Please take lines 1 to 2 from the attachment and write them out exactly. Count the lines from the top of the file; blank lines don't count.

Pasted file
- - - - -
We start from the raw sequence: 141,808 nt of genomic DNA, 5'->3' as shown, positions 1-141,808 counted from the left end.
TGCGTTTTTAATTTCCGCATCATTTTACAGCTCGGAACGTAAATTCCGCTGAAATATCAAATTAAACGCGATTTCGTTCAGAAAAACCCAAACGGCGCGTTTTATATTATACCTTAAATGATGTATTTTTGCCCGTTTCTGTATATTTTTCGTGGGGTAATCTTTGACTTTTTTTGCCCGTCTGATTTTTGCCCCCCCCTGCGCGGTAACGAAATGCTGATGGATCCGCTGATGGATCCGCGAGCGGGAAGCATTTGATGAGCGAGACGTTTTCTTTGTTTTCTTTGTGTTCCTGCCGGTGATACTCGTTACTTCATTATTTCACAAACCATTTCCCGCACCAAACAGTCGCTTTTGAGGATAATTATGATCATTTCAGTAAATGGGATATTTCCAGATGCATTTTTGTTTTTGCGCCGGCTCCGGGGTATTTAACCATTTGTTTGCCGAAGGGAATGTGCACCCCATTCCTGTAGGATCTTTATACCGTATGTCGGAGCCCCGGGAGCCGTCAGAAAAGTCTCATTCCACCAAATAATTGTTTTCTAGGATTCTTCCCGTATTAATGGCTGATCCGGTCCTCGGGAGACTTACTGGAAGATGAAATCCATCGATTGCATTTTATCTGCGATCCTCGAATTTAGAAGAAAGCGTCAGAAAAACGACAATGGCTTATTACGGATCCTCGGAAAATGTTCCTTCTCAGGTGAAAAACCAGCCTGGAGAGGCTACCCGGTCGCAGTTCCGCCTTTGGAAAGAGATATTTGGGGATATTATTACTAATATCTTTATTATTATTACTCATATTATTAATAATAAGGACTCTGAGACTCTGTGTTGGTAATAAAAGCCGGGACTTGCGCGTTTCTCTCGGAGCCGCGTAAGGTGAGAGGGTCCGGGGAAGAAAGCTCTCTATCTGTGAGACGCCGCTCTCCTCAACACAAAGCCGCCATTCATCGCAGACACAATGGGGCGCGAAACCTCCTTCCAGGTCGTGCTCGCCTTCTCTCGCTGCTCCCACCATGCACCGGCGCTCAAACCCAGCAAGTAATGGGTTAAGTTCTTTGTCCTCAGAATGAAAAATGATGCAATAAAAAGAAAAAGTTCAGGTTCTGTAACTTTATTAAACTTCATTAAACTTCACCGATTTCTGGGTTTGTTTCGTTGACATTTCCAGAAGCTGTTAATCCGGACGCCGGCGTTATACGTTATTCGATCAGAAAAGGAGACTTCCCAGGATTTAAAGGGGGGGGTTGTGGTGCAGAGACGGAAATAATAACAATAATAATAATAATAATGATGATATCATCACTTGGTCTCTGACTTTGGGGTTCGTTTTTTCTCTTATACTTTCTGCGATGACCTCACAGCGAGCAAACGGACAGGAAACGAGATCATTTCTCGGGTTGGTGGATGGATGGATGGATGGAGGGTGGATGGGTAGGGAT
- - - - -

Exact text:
We start from the raw sequence: 141,808 nt of genomic DNA, 5'->3' as shown, positions 1-141,808 counted from the left end.
TGCGTTTTTAATTTCCGCATCATTTTACAGCTCGGAACGTAAATTCCGCTGAAATATCAAATTAAACGCGATTTCGTTCAGAAAAACCCAAACGGCGCGTTTTATATTATACCTTAAATGATGTATTTTTGCCCGTTTCTGTATATTTTTCGTGGGGTAATCTTTGACTTTTTTTGCCCGTCTGATTTTTGCCCCCCCCTGCGCGGTAACGAAATGCTGATGGATCCGCTGATGGATCCGCGAGCGGGAAGCATTTGATGAGCGAGACGTTTTCTTTGTTTTCTTTGTGTTCCTGCCGGTGATACTCGTTACTTCATTATTTCACAAACCATTTCCCGCACCAAACAGTCGCTTTTGAGGATAATTATGATCATTTCAGTAAATGGGATATTTCCAGATGCATTTTTGTTTTTGCGCCGGCTCCGGGGTATTTAACCATTTGTTTGCCGAAGGGAATGTGCACCCCATTCCTGTAGGATCTTTATACCGTATGTCGGAGCCCCGGGAGCCGTCAGAAAAGTCTCATTCCACCAAATAATTGTTTTCTAGGATTCTTCCCGTATTAATGGCTGATCCGGTCCTCGGGAGACTTACTGGAAGATGAAATCCATCGATTGCATTTTATCTGCGATCCTCGAATTTAGAAGAAAGCGTCAGAAAAACGACAATGGCTTATTACGGATCCTCGGAAAATGTTCCTTCTCAGGTGAAAAACCAGCCTGGAGAGGCTACCCGGTCGCAGTTCCGCCTTTGGAAAGAGATATTTGGGGATATTATTACTAATATCTTTATTATTATTACTCATATTATTAATAATAAGGACTCTGAGACTCTGTGTTGGTAATAAAAGCCGGGACTTGCGCGTTTCTCTCGGAGCCGCGTAAGGTGAGAGGGTCCGGGGAAGAAAGCTCTCTATCTGTGAGACGCCGCTCTCCTCAACACAAAGCCGCCATTCATCGCAGACACAATGGGGCGCGAAACCTCCTTCCAGGTCGTGCTCGCCTTCTCTCGCTGCTCCCACCATGCACCGGCGCTCAAACCCAGCAAGTAATGGGTTAAGTTCTTTGTCCTCAGAATGAAAAATGATGCAATAAAAAGAAAAAGTTCAGGTTCTGTAACTTTATTAAACTTCATTAAACTTCACCGATTTCTGGGTTTGTTTCGTTGACATTTCCAGAAGCTGTTAATCCGGACGCCGGCGTTATACGTTATTCGATCAGAAAAGGAGACTTCCCAGGATTTAAAGGGGGGGGTTGTGGTGCAGAGACGGAAATAATAACAATAATAATAATAATAATGATGATATCATCACTTGGTCTCTGACTTTGGGGTTCGTTTTTTCTCTTATACTTTCTGCGATGACCTCACAGCGAGCAAACGGACAGGAAACGAGATCATTTCTCGGGTTGGTGGATGGATGGATGGATGGAGGGTGGATGGGTAGGGAT